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March 31, 2005
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Tracing the Lena

The Arctic Ocean accounts for only two percent of the world's seawater but takes in more than ten percent of the world's freshwater runoff — most from just six rivers. Tracing Arctic river water is a high priority for Earth scientists: a tip in the Arctic Ocean's freshwater balance could accelerate global warming.
  In Series  
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Continuing a series on the role of Berkeley Lab researchers in planning for the proposed International Linear Collider, an extraordinary new machine to explore fundamental particles and forces. This installment: damping rings to prepare the beams.
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  The Parallel Processor  
Today's supercomputers are fast, but when it comes to scientific applications, most fall short of their supposed capabilities. A new study reports on the work Berkeley Lab scientists and other collaborators have done with IBM — with some advances already being put into effect — that has benefited the computer vendor and promises to markedly improve scientific computing.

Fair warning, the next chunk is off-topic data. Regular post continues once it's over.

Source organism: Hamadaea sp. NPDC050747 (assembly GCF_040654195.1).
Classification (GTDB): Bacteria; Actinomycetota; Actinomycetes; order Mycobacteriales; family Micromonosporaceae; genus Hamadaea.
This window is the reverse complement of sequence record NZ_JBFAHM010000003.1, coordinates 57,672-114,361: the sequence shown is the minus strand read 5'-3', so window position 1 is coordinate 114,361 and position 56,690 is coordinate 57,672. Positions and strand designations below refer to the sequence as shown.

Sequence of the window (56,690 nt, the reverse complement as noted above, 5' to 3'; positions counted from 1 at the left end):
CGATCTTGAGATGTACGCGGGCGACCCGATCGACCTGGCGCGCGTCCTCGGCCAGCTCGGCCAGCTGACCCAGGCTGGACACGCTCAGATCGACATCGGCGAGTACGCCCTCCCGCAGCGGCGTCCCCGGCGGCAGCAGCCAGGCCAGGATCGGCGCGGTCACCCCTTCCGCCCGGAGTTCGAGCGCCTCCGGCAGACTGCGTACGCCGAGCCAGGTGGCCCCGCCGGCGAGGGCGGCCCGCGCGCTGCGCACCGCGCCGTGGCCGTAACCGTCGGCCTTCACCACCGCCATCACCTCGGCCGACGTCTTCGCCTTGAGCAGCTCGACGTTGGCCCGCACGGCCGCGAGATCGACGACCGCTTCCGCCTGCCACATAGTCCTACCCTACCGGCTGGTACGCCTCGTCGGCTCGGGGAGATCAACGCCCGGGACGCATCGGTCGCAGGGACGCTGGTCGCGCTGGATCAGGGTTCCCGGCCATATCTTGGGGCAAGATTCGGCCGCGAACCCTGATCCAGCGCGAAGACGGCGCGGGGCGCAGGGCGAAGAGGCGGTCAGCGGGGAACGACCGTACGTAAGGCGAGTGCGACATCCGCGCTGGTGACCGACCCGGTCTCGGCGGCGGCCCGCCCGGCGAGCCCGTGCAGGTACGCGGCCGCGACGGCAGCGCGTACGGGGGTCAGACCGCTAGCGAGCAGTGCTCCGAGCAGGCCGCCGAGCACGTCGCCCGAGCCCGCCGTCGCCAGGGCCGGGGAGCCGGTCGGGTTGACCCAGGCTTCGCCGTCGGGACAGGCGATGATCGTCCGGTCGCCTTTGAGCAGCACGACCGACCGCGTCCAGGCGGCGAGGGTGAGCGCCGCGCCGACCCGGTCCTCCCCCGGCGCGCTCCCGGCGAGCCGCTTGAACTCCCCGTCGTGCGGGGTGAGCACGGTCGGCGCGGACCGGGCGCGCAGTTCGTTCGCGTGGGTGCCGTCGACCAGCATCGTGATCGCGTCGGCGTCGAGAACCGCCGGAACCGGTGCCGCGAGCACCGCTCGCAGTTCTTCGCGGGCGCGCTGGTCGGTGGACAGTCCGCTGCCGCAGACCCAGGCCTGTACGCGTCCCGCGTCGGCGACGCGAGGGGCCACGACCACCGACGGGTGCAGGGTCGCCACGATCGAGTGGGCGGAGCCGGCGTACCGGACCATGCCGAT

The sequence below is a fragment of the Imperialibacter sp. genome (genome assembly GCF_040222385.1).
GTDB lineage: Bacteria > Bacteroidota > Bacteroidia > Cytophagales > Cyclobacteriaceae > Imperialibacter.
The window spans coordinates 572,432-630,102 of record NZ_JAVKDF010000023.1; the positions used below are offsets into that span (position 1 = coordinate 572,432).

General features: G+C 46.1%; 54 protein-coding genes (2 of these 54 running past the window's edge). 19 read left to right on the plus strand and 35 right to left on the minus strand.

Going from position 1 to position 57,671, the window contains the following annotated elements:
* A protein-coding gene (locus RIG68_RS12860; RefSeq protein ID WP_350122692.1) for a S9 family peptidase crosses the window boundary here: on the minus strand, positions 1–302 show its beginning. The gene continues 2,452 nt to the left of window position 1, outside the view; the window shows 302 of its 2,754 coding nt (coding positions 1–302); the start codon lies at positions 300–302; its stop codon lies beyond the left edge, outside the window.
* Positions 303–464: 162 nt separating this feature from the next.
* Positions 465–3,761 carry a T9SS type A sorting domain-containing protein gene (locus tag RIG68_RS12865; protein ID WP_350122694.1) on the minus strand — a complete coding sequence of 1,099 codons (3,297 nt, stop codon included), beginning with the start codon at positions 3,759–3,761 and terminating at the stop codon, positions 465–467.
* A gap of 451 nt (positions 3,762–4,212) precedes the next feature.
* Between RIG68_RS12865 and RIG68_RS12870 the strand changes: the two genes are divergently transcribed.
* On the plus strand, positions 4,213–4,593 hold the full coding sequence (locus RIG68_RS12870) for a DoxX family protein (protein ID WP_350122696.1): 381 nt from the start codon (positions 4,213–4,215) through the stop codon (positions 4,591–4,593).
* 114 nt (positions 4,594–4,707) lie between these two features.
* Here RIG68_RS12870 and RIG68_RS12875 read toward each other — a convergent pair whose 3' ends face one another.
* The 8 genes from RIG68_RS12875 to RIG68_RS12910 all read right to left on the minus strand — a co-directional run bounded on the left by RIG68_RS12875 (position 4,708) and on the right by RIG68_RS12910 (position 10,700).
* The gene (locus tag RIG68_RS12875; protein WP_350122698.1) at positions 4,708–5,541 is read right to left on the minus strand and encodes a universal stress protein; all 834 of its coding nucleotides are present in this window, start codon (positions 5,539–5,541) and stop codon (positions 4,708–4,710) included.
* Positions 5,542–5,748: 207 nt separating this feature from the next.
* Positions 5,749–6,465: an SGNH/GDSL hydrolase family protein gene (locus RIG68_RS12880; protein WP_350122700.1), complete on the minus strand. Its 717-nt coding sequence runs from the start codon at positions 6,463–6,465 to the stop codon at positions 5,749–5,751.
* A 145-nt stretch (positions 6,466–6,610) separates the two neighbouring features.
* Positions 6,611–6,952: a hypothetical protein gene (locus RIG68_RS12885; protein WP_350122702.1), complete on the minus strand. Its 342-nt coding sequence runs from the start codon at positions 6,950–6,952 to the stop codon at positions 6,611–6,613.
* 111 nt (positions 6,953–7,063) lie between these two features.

A Life Sciences researcher has devised a homebrew program called GenoPharm to help make searching the literature for connections among genes easier. GenoPharm hunts for links not the way Google does, by keyword, but the way scientists do, through associations.
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Across the Protein Universe

There are least 50 billion proteins in the protein universe, and there may be trillions more. A new three-dimensional map makes it easier to visualize new discoveries in context. By introducing proteins to their neighbors and making evolutionary relationships clear, it can help predict how an unknown protein functions.
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Warming at the Polarons

Traditional computers operate using the electron's charge, but the newest devices make use of electron spin as well. Researchers have discovered one way that electronic states are affected in magnetic materials exhibiting the phenomenon of colossal magnetoresistance: a surprising distortion in the crystal lattice, called a polaron.